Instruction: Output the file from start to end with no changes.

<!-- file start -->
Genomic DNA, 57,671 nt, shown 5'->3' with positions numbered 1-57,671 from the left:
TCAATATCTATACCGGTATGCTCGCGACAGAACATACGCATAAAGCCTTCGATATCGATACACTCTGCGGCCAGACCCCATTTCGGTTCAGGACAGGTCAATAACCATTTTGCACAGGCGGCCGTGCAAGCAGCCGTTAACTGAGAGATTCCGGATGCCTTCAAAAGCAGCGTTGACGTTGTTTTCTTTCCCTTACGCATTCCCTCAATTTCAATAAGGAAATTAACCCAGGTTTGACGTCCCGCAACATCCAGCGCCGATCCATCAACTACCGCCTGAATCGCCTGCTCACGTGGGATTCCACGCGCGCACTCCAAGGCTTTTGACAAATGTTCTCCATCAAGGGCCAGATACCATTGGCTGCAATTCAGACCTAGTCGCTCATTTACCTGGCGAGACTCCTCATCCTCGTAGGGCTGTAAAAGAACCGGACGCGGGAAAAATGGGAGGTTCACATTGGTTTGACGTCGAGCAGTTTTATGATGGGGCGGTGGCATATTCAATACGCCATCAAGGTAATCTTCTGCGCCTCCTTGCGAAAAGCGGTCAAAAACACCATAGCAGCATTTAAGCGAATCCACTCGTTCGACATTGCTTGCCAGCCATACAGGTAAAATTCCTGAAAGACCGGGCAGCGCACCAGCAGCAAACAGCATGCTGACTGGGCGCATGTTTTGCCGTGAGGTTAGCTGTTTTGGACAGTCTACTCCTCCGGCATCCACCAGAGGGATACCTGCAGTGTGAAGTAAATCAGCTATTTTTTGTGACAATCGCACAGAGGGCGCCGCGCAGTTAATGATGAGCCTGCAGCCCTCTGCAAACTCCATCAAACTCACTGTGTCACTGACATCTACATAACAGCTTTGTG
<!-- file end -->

Genomic DNA, 57,671 nt, shown 5'->3' with positions numbered 1-57,671 from the left:
TCAATATCTATACCGGTATGCTCGCGACAGAACATACGCATAAAGCCTTCGATATCGATACACTCTGCGGCCAGACCCCATTTCGGTTCAGGACAGGTCAATAACCATTTTGCACAGGCGGCCGTGCAAGCAGCCGTTAACTGAGAGATTCCGGATGCCTTCAAAAGCAGCGTTGACGTTGTTTTCTTTCCCTTACGCATTCCCTCAATTTCAATAAGGAAATTAACCCAGGTTTGACGTCCCGCAACATCCAGCGCCGATCCATCAACTACCGCCTGAATCGCCTGCTCACGTGGGATTCCACGCGCGCACTCCAAGGCTTTTGACAAATGTTCTCCATCAAGGGCCAGATACCATTGGCTGCAATTCAGACCTAGTCGCTCATTTACCTGGCGAGACTCCTCATCCTCGTAGGGCTGTAAAAGAACCGGACGCGGGAAAAATGGGAGGTTCACATTGGTTTGACGTCGAGCAGTTTTATGATGGGGCGGTGGCATATTCAATACGCCATCAAGGTAATCTTCTGCGCCTCCTTGCGAAAAGCGGTCAAAAACACCATAGCAGCATTTAAGCGAATCCACTCGTTCGACATTGCTTGCCAGCCATACAGGTAAAATTCCTGAAAGACCGGGCAGCGCACCAGCAGCAAACAGCATGCTGACTGGGCGCATGTTTTGCCGTGAGGTTAGCTGTTTTGGACAGTCTACTCCTCCGGCATCCACCAGAGGGATACCTGCAGTGTGAAGTAAATCAGCTATTTTTTGTGACAATCGCACAGAGGGCGCCGCGCAGTTAATGATGAGCCTGCAGCCCTCTGCAAACTCCATCAAACTCACTGTGTCACTGACATCTACATAACAGCTTTGTG